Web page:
Social Anxiety Might Be Genetic, Study Finds
BONN, Germany — If meeting new people can be a harrowing experience for you, it may be an inherited trait, a new study finds.
Research conducted at the University of Bonn suggests that social anxiety might actually be genetic. The researchers found that a single gene called “SLC6A4” could be linked to the condition, which also means there might be more ways to treat it.
One in ten people will experience social anxiety in their lifetime, which is classified by avoiding social situations in an effort to avoid being judged by other people. The feeling of anxiety — brought on by social situations — might include rapid heart rate, feeling out of breath, sweaty palms, and shakiness. Many sufferers find connecting digitally, such as through social media or online chatting, an easier channel for socializing.
It’s thought to be driven by a blend of genetic and environmental factors, but until now there was not a lot of research done on the genetic portion of it.
“This is the largest association study so far into social phobia,” says associate professor Johannes Schumacher from the university’s Institute of Human Genetics in a press release.
Now the researchers believe that social anxiety can be attributed at least partially to a gene that encodes a serotonin transporter in the brain.
“There are variable positions in the DNA that can exist to various degrees in different people,” says Dr. Andreas Forstner in the release.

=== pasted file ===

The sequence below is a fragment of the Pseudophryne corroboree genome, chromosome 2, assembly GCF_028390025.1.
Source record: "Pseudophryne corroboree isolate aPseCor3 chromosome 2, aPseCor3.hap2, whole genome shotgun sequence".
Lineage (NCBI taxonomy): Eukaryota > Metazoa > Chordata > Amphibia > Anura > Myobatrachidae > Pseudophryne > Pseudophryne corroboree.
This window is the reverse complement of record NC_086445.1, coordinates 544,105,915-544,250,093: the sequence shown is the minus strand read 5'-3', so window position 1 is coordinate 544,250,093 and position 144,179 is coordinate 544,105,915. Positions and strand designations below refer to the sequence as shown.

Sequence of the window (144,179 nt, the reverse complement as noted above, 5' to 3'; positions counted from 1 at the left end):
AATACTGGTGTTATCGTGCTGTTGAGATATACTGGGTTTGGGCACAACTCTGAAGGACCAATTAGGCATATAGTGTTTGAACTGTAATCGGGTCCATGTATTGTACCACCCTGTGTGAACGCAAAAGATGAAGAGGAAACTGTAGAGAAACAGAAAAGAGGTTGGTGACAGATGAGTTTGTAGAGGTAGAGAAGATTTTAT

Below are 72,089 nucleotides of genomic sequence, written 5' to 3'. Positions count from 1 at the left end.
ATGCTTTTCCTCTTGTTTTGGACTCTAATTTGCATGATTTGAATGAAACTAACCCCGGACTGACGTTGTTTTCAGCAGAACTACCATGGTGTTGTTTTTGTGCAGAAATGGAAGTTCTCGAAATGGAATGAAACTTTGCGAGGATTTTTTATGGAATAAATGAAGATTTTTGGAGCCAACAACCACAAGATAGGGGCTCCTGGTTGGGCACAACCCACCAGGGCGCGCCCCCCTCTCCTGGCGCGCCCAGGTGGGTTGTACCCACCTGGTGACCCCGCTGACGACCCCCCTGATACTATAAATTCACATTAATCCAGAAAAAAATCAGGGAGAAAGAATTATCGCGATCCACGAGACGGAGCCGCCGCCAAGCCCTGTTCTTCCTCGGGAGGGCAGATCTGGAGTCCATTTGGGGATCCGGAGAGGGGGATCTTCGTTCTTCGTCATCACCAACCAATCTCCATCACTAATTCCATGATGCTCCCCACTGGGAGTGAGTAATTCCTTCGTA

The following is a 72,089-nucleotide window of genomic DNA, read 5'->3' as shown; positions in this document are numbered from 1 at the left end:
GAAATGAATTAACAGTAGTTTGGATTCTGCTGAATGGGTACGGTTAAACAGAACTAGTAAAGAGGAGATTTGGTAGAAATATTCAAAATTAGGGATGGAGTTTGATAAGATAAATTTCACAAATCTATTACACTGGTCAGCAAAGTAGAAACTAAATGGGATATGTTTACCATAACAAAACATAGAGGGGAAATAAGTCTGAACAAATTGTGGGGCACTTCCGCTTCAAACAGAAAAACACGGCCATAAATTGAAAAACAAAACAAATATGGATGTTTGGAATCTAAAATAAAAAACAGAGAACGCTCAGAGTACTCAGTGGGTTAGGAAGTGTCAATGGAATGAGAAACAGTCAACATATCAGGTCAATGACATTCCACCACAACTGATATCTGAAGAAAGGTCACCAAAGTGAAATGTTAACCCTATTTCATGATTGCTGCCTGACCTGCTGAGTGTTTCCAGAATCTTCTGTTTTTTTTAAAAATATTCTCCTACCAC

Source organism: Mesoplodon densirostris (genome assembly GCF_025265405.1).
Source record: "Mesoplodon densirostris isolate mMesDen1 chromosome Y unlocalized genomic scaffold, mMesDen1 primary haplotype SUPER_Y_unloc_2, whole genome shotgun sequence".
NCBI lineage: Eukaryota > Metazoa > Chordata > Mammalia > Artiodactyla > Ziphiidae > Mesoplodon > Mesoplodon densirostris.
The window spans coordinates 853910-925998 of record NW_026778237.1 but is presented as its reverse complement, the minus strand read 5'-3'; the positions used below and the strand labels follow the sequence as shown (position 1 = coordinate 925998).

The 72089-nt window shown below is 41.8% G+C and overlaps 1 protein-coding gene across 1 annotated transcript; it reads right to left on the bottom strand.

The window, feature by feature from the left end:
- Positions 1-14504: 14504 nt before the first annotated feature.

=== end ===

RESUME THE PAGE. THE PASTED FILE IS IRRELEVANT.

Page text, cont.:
The research team studied 321 people diagnosed with social anxiety and 804 people without it. They focused on single nucleotide polymorphisms (SNPs) — scientists find they’re frequently the source of genetic ailments — and confirmed that the serotonin transporter gene SLC6A4 is commonly correlated with the feeling of anxiety.
But the authors say the findings so far have only scraped the surface of what they hope to discover. “There is still a great deal to be done in terms of researching the genetic causes of this illness,” says Forstner.
To take the study further, the researchers will ask the participants about their symptoms as well as take blood samples to assess their DNA. The researchers want to look more closely at the links between DNA and social phobia, which will require more participants who suffer from social anxiety. Those interested can find more information by clicking here.
“Those who take part will help to research social phobia,” says psychologist and study coordinator Stefanie Rambau of the Clinic and Policlinic for Psychosomatic Medicine and Psychotherapy at University Hospital Bonn, where the next stage of the study is taking place. “This is the basis of better diagnosis and treatment procedures in the future.”
The study was published this month in the journal Psychiatric Genetics.